Washington Giorgio Castaldi is a patient craftsman as he works alone in his small garage workshop. With care and precision, he shapes exotic woods into the style and form of classical and flamenco guitars.
It can take up to three months of work for him to reach the point where he’s satisfied with the tones and beauty of each guitar.
He listens to his favorite classical and flamenco musicians – often the Gipsy Kings and Armik – as he works.
But in this space, as he perfects each guitar, it doesn’t feel like work.
“Building guitars is my passion,” said Castaldi, owner of The Spanish Guitar Shop. As he works on each guitar, he said, “I’m in another world. It makes me feel great. I’m doing something that will last.”
Castaldi’s guitar shop is based in his home, in Lutz.
But he travels, too, to Orlando and Miami, where some of his clients live.
When not making his own guitars, he mends and repairs vintage, classical and flamenco guitars.
He is a longtime member of the Guild of American Luthiers, a nonprofit educational organization devoted to the art and craft of building, repairing and restoring stringed instruments.
If they’re stringed — ukuleles, mandolins, even electric guitars – Castaldi can repair them.
Landing in his current profession, at his Lutz location, came after Castaldi literally traveled the world.
Deep family roots in Italy
Castaldi’s family traces its roots in Italy through seven generations.
His American-style first name comes from his father, Edison Washington Castaldi.
He grew up in Uruguay, where his parents established the family after World War II. Members of his family are now scattered — living in Uruguay, Argentina and Spain.
His love for Spanish and Latin music emanates from his heritage.
“I listen every day,” he said. And, as he works, he listens to music.
First came his love for classical and flamenco music. Then, over the years, he developed his craft as a luthier.
He is a world traveler — sailing aboard cruise ships for 28 years as an engineer, most frequently based out of Miami.
He met his wife, Jackie, while she was a passenger on one of those cruises.
Initially, carpentry was a hobby — allowing him to make useful items when he was off duty.
He started with simple furniture pieces – chairs, tables and benches.
His skills evolved over time — into making and repairing intricate guitars, as well as other stringed instruments.
The family moved to Tampa in 2008.
When Castaldi retired, they settled in Lutz. His wife works in Tampa for Homeland Security.
No longer sailing the seas, Castaldi invests his time nurturing his relatively new business venture.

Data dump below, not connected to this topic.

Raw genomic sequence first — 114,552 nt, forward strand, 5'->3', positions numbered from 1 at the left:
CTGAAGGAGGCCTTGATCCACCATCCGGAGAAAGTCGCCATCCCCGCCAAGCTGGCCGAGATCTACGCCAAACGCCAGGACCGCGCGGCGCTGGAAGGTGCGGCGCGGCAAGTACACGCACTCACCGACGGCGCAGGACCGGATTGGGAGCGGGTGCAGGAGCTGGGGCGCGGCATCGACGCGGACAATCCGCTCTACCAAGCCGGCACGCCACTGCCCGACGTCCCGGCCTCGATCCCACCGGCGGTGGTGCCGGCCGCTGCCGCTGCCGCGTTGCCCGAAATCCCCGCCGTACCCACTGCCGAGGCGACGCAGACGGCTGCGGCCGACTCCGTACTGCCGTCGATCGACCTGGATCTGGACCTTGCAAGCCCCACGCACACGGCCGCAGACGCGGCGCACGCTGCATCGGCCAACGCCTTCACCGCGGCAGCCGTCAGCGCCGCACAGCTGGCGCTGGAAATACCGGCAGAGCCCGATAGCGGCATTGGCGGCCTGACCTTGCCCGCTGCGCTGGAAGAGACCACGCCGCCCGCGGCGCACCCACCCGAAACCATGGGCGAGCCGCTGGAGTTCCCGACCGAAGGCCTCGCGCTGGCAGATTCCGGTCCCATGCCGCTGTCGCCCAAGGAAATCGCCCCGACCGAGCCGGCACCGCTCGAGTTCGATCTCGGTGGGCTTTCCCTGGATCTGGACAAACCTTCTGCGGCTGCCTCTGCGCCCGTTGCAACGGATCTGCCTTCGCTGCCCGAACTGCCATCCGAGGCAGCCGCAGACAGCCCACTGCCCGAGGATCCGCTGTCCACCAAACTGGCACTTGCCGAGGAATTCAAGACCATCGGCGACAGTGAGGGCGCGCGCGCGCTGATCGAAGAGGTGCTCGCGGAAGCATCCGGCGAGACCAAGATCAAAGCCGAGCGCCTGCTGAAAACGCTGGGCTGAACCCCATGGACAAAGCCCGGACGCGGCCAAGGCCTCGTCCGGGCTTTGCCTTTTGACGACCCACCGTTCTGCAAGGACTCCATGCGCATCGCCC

One of his first efforts in guitar repair was on his son’s electric guitar. He made his first flamenco guitar in 2010.
As a teenager in Uruguay, Castaldi played in a band with friends. A career in musical performance wasn’t in his future, but music and guitars remained a constant pleasure in his life.
He describes his musical talent with humility: “I play enough to make (guitars),” Castaldi said.
One of his prized possessions is a 1945 Jose Ramirez II guitar.
The Ramirez family is world-renowned through four generations of making Spanish classical and flamenco guitars, dating from the late 1880s.
A shelf in Castaldi’s den is lined with books about guitars and about wood, and he refers to them, in the midst of projects.
The materials have titles including, “Understanding Wood,” “Identifying Wood,” and two volumes of “The Big Red Book of America Luthieres.”
The Big Red books contain articles gleaned from the American Luthier magazine.
Castaldi is self-taught, learning through experience and by pursuing information to satisfy his curiosity.
His knowledge of wood and its effect on sound tone is vast.
For instance, he said, dark wood keeps the resonance in the tone; light woods produce brighter and crisper tones.
He’s looking forward to the next luthier convention in Washington State, which is planned for Summer 2023.
It had been set for 2022, but was rescheduled due to COVID-19.
One of the joys of being a luthier is meeting people who share his passion for classical guitars.
Talking about guitars can provoke special memories, Castaldi said.
Recently, for instance, he had a conversation with a caller about a Juan Orosco guitar.
Castaldi’s first guitar, when he was 16, was an Orosco.
The caller’s question, the luthier said, “took me back to my teen years.”
By Kathy Steele
Published January 05, 2022